With their vast geography, population diversity, and history, Europe and Eurasia continue to play central roles in international politics, economics, and social and cultural trends. The RELATED CONCENTRATION IN EUROPEAN & EURASIAN STUDIES is particularly appealing to pre-professional students who wish to broaden their international experience while minimizing language requirements.
The Related Concentration in European & Eurasian Studies, administered in collaboration with the Center for Russian and East European Studies, is designed to let students explore their interest in both the REES and ESC world areas so that it fits comfortably alongside their majors or minors. It appeals particularly to pre-professional students who wish to broaden their international experience while minimizing language requirements. It is crafted to offer comparative study of your intended professional field—pre-medicine, pre-law, business, engineering, and health and rehab sciences—while capitalizing on your existing European/Eurasian language credits. This individualized, interdisciplinary credential provides a context for studying abroad and complements most academic plans and majors.
For the Related Concentration, we define Eurasia as the Russian Federation, Turkey, Mongolia, and the former Soviet republics.
The Related Concentration in European & Eurasian Studies requirements have three components: language, area studies courses, and a digital portfolio.
Language Proficiency: One year (two semesters) of coursework, or demonstration of equivalent proficiency, in any European or Eurasian language. The same language classes (or AP credits) used to fulfill the general education requirement may be used here as well.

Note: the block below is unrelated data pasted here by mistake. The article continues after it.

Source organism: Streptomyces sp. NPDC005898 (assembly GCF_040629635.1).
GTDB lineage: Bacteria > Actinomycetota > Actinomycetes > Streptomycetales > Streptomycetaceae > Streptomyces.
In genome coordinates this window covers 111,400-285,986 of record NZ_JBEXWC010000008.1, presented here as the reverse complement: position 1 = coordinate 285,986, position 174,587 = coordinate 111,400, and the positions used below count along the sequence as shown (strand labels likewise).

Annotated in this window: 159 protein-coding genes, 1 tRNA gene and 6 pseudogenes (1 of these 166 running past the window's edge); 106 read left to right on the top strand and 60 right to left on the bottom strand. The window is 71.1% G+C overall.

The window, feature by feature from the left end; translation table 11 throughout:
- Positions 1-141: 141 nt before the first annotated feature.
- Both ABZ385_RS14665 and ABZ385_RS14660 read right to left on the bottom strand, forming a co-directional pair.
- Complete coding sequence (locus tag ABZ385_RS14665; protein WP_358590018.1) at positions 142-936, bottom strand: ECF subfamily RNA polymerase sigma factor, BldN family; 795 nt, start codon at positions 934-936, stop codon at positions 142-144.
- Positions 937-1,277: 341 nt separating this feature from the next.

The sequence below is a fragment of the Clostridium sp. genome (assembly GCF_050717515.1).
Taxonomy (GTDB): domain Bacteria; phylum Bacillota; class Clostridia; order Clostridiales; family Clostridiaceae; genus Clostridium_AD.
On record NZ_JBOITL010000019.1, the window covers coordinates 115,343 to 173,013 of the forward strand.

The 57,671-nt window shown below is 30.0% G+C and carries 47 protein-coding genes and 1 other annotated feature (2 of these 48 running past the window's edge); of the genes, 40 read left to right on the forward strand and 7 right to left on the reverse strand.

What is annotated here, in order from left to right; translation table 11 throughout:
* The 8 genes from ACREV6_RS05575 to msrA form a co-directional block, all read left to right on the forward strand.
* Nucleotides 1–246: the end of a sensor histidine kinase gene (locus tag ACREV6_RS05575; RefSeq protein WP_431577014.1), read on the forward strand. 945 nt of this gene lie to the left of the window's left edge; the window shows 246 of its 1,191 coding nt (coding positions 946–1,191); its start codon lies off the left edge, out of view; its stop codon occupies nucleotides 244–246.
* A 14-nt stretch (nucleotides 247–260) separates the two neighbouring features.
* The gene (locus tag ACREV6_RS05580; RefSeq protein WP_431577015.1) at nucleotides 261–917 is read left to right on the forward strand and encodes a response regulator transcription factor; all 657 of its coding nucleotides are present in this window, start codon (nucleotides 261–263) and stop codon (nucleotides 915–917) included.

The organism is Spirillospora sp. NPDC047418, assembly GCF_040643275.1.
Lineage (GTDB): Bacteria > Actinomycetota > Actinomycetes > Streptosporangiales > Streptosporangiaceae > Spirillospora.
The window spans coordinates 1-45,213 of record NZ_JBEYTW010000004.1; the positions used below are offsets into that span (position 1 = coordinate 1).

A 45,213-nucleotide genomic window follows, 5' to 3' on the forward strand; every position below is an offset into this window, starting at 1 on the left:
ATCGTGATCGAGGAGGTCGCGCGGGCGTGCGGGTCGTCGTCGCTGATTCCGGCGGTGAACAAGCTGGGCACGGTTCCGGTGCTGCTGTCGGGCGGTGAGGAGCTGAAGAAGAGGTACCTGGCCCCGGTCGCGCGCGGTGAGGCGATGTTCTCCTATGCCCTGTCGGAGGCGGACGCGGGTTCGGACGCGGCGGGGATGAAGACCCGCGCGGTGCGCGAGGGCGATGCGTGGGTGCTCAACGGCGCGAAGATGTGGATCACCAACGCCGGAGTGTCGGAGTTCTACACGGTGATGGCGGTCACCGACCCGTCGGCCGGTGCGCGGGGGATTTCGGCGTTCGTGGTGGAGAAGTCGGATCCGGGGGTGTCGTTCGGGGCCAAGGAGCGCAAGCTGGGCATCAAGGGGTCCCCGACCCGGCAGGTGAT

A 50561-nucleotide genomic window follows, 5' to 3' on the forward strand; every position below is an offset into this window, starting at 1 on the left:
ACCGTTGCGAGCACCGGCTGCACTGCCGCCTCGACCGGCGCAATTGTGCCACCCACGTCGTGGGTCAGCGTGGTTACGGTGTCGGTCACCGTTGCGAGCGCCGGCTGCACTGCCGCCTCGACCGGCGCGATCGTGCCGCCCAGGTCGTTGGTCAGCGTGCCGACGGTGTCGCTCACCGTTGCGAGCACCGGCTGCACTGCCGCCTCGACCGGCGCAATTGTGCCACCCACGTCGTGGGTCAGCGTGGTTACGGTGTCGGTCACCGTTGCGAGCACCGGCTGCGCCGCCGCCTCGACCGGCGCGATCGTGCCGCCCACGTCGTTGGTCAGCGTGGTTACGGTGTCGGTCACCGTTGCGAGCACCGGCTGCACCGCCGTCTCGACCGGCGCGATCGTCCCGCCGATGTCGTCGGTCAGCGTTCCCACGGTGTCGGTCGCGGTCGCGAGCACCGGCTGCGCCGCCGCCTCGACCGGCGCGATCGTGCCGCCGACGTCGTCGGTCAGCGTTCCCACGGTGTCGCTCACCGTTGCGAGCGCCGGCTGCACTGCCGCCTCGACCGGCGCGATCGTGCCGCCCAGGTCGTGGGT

European & Eurasian Studies Courses: Four European/Eurasian Studies Content Courses (12 credits) are required. The courses must come from at least two different departments and none of the courses can overlap with a student’s other credentials. These courses are allowed to overlap, however, with general education requirements. Students must earn a C or better in courses counting towards the Related Concentration.
- Digital Portfolio: Students will develop a brief electronic portfolio where they can reflect on their studies, explain the connection between the classes used to complete the requirements, and present examples of their work. Students may include papers or projects developed as class assignments, observations from study abroad, and insights gained from pre-professional experiences such as internships and informational interviews. The portfolio can also serve as part of an online resume, highlighting a student’s experiences, skills and interests.
In order to obtain maximum benefit from the program, students should meet regularly with the Academic Advisor, Steve Lund. Mr. Lund advises on the completion of requirements, and opportunities that complement classroom learning, such as internships and research opportunities.
Sample Courses of Study
Students may self-design their theme and group courses as they wish as long as the academic advisor approves. The theme may be created around a specific country or region, or it may be about an interdisciplinary, European and/or Eurasian topic. Here are some examples of course pairings and themes.
HIST 0150 History of Modern Ireland
HIST 1124 Ireland
ENGLIT 1738 Irish Literature (Course available through study abroad)
PS 1543 Civil War
European and Eurasian Cultures
RUSS 0800 Masterpieces of 19th Century Russian Lit
HIST 1040 World War I in Comparative Perspective
ANTH 0538 Archaeologist Looks at Death
ENGLIT 1325 Modernism
Environmental Politics – A possible option for Environmental Science or Environmental Engineering students
PS 1542 Global Environmental Politics
SOC 1445 Society and Environment
ENGLIT 1005 Literature and the Environment
PS 1538 Politics of Oil and Natural Resources
Architecture and the City – A possible option for Civil Engineering students
ANTH 1530 Origins of Cities
ANTH 1762 Human Ecology
HAA 0040 Intro to Western Architecture
HAA 1160 Roman Architecture